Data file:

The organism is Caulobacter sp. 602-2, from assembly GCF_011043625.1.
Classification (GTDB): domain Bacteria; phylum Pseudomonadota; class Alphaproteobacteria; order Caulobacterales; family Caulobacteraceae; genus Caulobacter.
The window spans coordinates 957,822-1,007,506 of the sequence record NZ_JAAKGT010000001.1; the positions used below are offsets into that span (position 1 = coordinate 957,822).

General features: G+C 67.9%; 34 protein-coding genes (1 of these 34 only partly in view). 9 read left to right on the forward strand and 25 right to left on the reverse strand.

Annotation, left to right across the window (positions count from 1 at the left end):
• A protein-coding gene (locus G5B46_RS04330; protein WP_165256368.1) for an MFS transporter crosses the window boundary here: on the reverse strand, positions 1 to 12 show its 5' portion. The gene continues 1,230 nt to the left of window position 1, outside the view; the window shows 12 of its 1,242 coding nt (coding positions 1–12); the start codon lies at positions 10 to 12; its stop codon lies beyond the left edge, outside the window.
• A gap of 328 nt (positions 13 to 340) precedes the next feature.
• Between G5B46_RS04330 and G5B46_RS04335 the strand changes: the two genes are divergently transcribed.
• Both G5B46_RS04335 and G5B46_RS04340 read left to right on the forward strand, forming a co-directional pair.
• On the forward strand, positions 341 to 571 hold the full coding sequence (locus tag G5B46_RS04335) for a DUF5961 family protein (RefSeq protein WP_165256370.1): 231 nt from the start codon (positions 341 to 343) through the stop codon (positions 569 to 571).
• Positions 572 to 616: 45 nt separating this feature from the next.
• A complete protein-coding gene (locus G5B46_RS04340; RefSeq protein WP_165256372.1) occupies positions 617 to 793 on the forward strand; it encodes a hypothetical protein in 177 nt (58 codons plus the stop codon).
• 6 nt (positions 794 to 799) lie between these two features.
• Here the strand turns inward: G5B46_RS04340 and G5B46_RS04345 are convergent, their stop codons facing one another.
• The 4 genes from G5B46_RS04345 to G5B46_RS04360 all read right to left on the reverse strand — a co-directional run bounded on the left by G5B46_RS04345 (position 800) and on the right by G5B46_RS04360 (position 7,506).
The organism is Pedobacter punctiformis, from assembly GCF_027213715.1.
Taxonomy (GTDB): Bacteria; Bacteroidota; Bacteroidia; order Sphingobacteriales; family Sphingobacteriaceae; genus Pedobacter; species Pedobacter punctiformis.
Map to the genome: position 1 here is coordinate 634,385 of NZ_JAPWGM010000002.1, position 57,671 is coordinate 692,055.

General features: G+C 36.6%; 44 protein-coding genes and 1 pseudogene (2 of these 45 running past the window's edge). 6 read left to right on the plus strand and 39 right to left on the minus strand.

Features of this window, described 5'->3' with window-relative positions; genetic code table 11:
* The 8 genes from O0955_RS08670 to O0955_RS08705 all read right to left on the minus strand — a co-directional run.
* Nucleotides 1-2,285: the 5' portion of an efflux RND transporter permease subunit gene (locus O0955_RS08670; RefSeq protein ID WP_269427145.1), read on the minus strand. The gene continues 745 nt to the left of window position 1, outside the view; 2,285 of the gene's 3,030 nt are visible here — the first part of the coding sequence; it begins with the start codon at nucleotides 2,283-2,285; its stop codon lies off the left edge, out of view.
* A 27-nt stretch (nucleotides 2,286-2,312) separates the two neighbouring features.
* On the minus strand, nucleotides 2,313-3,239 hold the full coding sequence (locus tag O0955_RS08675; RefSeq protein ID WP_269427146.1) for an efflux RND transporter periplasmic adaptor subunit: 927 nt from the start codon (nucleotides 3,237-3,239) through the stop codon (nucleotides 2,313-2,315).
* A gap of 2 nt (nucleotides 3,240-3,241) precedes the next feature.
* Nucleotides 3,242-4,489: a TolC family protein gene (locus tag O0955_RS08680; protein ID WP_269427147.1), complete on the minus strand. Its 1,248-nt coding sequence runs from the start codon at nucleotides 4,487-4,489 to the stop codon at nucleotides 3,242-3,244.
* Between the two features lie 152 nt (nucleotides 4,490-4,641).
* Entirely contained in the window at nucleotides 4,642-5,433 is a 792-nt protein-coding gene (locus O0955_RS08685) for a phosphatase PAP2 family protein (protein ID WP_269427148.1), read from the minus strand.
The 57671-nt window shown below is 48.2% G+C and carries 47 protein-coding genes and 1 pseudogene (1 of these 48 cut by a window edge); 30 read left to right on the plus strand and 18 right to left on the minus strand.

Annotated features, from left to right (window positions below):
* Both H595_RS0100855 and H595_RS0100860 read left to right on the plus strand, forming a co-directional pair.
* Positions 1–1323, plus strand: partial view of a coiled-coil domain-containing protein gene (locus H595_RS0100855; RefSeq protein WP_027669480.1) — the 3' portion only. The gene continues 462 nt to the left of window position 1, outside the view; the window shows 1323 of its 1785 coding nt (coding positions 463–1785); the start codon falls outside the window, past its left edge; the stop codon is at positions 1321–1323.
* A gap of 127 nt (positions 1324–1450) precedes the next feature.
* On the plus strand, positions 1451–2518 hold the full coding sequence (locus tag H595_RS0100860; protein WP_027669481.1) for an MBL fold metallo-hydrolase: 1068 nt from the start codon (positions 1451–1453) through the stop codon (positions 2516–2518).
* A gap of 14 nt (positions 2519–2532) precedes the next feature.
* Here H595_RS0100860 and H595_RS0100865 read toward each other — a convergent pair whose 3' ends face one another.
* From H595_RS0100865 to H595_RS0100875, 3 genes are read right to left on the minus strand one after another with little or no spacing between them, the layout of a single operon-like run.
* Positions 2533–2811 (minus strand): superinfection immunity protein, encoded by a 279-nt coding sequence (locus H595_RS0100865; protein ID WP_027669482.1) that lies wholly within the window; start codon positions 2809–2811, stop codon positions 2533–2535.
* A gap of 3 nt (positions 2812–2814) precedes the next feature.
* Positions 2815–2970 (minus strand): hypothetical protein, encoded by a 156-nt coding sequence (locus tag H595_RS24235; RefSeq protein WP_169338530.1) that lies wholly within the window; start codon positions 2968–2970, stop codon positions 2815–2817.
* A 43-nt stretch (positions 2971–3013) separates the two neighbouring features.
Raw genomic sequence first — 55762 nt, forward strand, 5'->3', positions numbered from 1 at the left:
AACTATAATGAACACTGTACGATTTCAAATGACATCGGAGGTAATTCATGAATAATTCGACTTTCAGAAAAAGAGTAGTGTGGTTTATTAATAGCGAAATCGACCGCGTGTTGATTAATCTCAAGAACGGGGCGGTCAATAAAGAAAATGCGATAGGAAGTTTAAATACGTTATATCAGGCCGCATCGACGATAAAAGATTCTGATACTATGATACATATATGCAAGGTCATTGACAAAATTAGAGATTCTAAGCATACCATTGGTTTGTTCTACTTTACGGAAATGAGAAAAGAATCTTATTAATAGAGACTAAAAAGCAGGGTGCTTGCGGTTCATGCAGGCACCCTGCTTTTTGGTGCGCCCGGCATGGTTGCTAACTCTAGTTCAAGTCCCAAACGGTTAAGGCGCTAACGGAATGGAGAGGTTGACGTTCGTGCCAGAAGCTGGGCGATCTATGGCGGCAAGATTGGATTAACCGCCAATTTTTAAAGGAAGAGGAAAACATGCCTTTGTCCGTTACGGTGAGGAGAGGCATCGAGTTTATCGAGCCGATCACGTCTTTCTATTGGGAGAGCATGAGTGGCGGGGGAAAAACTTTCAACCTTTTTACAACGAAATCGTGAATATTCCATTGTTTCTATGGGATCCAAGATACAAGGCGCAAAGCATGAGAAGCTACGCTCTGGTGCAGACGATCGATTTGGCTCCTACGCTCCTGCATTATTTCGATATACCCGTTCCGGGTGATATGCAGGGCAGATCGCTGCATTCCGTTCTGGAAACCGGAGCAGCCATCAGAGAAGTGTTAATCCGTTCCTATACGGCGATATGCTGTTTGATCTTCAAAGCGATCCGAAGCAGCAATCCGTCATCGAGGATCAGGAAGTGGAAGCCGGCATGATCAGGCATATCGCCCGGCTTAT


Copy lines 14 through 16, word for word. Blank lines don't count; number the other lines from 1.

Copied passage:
• Here the strand turns inward: G5B46_RS04340 and G5B46_RS04345 are convergent, their stop codons facing one another.
• The 4 genes from G5B46_RS04345 to G5B46_RS04360 all read right to left on the reverse strand — a co-directional run bounded on the left by G5B46_RS04345 (position 800) and on the right by G5B46_RS04360 (position 7,506).
The organism is Pedobacter punctiformis, from assembly GCF_027213715.1.